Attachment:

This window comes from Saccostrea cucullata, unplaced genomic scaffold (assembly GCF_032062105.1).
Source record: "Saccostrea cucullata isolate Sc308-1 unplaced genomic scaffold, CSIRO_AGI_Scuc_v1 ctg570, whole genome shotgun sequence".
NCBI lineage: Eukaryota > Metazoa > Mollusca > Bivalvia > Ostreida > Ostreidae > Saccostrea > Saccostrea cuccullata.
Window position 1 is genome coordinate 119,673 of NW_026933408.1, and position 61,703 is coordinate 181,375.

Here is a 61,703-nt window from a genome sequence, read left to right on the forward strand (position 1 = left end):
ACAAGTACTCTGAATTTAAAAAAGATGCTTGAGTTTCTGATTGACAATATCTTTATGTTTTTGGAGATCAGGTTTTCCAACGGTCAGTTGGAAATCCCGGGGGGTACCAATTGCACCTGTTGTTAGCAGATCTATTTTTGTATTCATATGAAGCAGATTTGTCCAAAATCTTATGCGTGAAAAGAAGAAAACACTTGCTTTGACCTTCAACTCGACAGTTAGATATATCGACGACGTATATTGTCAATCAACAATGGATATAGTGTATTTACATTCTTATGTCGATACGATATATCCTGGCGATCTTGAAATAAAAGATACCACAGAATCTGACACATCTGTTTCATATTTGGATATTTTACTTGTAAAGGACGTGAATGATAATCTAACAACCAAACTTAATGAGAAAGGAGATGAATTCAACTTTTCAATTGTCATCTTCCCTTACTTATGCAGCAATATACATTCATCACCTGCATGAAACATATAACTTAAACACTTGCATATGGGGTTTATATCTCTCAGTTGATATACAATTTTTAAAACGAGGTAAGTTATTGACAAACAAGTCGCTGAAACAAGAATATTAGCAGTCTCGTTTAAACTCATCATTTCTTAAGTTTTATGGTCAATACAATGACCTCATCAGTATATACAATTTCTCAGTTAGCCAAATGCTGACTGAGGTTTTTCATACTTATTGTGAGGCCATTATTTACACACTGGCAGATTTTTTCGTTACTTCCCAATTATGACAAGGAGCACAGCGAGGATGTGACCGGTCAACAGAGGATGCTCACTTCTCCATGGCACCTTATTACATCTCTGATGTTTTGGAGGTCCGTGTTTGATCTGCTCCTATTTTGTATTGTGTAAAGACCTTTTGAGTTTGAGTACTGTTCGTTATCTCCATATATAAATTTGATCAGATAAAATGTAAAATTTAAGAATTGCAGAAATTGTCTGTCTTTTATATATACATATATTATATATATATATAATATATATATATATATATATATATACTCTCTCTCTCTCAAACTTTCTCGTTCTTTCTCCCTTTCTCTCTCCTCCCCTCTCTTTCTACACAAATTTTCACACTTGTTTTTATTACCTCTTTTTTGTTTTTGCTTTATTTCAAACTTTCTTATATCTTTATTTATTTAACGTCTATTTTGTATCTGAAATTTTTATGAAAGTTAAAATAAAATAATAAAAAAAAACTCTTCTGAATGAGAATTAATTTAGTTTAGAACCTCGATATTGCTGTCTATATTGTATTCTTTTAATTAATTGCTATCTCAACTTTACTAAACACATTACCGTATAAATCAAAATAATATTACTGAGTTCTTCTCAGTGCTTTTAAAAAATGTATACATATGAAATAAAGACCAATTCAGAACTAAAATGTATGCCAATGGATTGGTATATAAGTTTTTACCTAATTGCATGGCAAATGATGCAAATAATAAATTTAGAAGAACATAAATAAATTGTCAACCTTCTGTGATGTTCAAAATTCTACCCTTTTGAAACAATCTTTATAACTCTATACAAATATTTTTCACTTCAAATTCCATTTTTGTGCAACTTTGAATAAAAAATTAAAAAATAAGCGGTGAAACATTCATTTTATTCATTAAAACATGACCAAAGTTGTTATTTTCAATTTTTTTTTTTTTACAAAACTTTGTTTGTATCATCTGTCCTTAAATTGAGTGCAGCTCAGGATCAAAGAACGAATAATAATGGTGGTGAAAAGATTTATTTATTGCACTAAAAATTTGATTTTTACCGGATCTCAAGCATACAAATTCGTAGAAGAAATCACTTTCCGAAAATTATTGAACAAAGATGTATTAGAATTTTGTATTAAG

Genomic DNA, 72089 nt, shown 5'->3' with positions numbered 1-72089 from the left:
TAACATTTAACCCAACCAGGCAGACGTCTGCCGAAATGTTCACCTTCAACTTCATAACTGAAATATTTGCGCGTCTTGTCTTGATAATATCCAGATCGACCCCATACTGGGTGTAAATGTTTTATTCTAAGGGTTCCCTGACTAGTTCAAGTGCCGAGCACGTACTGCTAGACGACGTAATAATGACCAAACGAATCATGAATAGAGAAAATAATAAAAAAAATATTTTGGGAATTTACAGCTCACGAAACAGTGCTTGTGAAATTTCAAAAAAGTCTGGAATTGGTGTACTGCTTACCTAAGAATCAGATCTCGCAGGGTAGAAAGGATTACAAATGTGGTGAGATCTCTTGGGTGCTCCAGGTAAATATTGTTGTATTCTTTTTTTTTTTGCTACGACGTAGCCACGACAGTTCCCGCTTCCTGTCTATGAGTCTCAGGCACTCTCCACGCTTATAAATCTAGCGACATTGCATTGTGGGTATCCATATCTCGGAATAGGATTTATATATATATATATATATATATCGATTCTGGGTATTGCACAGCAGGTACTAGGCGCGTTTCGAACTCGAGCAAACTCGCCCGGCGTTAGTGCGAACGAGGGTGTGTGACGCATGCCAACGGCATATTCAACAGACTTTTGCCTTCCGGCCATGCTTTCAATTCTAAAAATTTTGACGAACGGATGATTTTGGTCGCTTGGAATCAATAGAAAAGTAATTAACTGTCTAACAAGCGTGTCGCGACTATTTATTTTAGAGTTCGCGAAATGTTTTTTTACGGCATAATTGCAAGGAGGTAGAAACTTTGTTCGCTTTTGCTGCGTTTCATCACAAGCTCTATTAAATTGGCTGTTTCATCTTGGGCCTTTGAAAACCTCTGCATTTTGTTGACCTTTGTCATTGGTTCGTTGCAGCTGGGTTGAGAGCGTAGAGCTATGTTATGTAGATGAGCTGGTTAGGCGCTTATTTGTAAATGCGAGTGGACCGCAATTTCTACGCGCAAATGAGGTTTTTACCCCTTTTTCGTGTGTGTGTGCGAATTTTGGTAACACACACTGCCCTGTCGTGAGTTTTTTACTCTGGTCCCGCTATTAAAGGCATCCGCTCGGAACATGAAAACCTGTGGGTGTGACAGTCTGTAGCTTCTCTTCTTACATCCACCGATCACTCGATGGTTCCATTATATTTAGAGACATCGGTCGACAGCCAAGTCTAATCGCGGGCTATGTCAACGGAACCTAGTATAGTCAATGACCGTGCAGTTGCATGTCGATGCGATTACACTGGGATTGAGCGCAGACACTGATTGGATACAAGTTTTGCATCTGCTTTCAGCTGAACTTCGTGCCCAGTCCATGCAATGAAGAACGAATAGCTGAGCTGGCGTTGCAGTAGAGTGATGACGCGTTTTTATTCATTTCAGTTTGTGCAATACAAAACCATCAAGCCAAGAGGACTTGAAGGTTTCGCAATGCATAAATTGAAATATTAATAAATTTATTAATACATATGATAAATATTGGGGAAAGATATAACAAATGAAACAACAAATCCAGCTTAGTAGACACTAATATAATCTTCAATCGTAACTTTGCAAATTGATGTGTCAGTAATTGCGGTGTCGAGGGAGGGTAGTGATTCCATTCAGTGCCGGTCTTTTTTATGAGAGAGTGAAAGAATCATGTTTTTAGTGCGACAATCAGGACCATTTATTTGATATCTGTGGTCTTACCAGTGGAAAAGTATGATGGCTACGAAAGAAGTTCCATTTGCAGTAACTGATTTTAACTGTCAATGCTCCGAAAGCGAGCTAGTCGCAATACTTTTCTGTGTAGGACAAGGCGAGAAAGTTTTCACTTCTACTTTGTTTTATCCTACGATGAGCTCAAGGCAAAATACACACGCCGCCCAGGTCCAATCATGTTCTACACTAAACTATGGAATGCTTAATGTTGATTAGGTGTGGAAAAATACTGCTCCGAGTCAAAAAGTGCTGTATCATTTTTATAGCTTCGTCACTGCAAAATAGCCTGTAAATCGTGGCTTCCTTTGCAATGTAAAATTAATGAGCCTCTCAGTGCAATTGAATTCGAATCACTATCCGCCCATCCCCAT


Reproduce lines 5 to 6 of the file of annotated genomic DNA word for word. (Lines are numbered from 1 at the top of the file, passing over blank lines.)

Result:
Here is a 61,703-nt window from a genome sequence, read left to right on the forward strand (position 1 = left end):
ACAAGTACTCTGAATTTAAAAAAGATGCTTGAGTTTCTGATTGACAATATCTTTATGTTTTTGGAGATCAGGTTTTCCAACGGTCAGTTGGAAATCCCGGGGGGTACCAATTGCACCTGTTGTTAGCAGATCTATTTTTGTATTCATATGAAGCAGATTTGTCCAAAATCTTATGCGTGAAAAGAAGAAAACACTTGCTTTGACCTTCAACTCGACAGTTAGATATATCGACGACGTATATTGTCAATCAACAATGGATATAGTGTATTTACATTCTTATGTCGATACGATATATCCTGGCGATCTTGAAATAAAAGATACCACAGAATCTGACACATCTGTTTCATATTTGGATATTTTACTTGTAAAGGACGTGAATGATAATCTAACAACCAAACTTAATGAGAAAGGAGATGAATTCAACTTTTCAATTGTCATCTTCCCTTACTTATGCAGCAATATACATTCATCACCTGCATGAAACATATAACTTAAACACTTGCATATGGGGTTTATATCTCTCAGTTGATATACAATTTTTAAAACGAGGTAAGTTATTGACAAACAAGTCGCTGAAACAAGAATATTAGCAGTCTCGTTTAAACTCATCATTTCTTAAGTTTTATGGTCAATACAATGACCTCATCAGTATATACAATTTCTCAGTTAGCCAAATGCTGACTGAGGTTTTTCATACTTATTGTGAGGCCATTATTTACACACTGGCAGATTTTTTCGTTACTTCCCAATTATGACAAGGAGCACAGCGAGGATGTGACCGGTCAACAGAGGATGCTCACTTCTCCATGGCACCTTATTACATCTCTGATGTTTTGGAGGTCCGTGTTTGATCTGCTCCTATTTTGTATTGTGTAAAGACCTTTTGAGTTTGAGTACTGTTCGTTATCTCCATATATAAATTTGATCAGATAAAATGTAAAATTTAAGAATTGCAGAAATTGTCTGTCTTTTATATATACATATATTATATATATATATAATATATATATATATATATATATATACTCTCTCTCTCTCAAACTTTCTCGTTCTTTCTCCCTTTCTCTCTCCTCCCCTCTCTTTCTACACAAATTTTCACACTTGTTTTTATTACCTCTTTTTTGTTTTTGCTTTATTTCAAACTTTCTTATATCTTTATTTATTTAACGTCTATTTTGTATCTGAAATTTTTATGAAAGTTAAAATAAAATAATAAAAAAAAACTCTTCTGAATGAGAATTAATTTAGTTTAGAACCTCGATATTGCTGTCTATATTGTATTCTTTTAATTAATTGCTATCTCAACTTTACTAAACACATTACCGTATAAATCAAAATAATATTACTGAGTTCTTCTCAGTGCTTTTAAAAAATGTATACATATGAAATAAAGACCAATTCAGAACTAAAATGTATGCCAATGGATTGGTATATAAGTTTTTACCTAATTGCATGGCAAATGATGCAAATAATAAATTTAGAAGAACATAAATAAATTGTCAACCTTCTGTGATGTTCAAAATTCTACCCTTTTGAAACAATCTTTATAACTCTATACAAATATTTTTCACTTCAAATTCCATTTTTGTGCAACTTTGAATAAAAAATTAAAAAATAAGCGGTGAAACATTCATTTTATTCATTAAAACATGACCAAAGTTGTTATTTTCAATTTTTTTTTTTTTACAAAACTTTGTTTGTATCATCTGTCCTTAAATTGAGTGCAGCTCAGGATCAAAGAACGAATAATAATGGTGGTGAAAAGATTTATTTATTGCACTAAAAATTTGATTTTTACCGGATCTCAAGCATACAAATTCGTAGAAGAAATCACTTTCCGAAAATTATTGAACAAAGATGTATTAGAATTTTGTATTAAG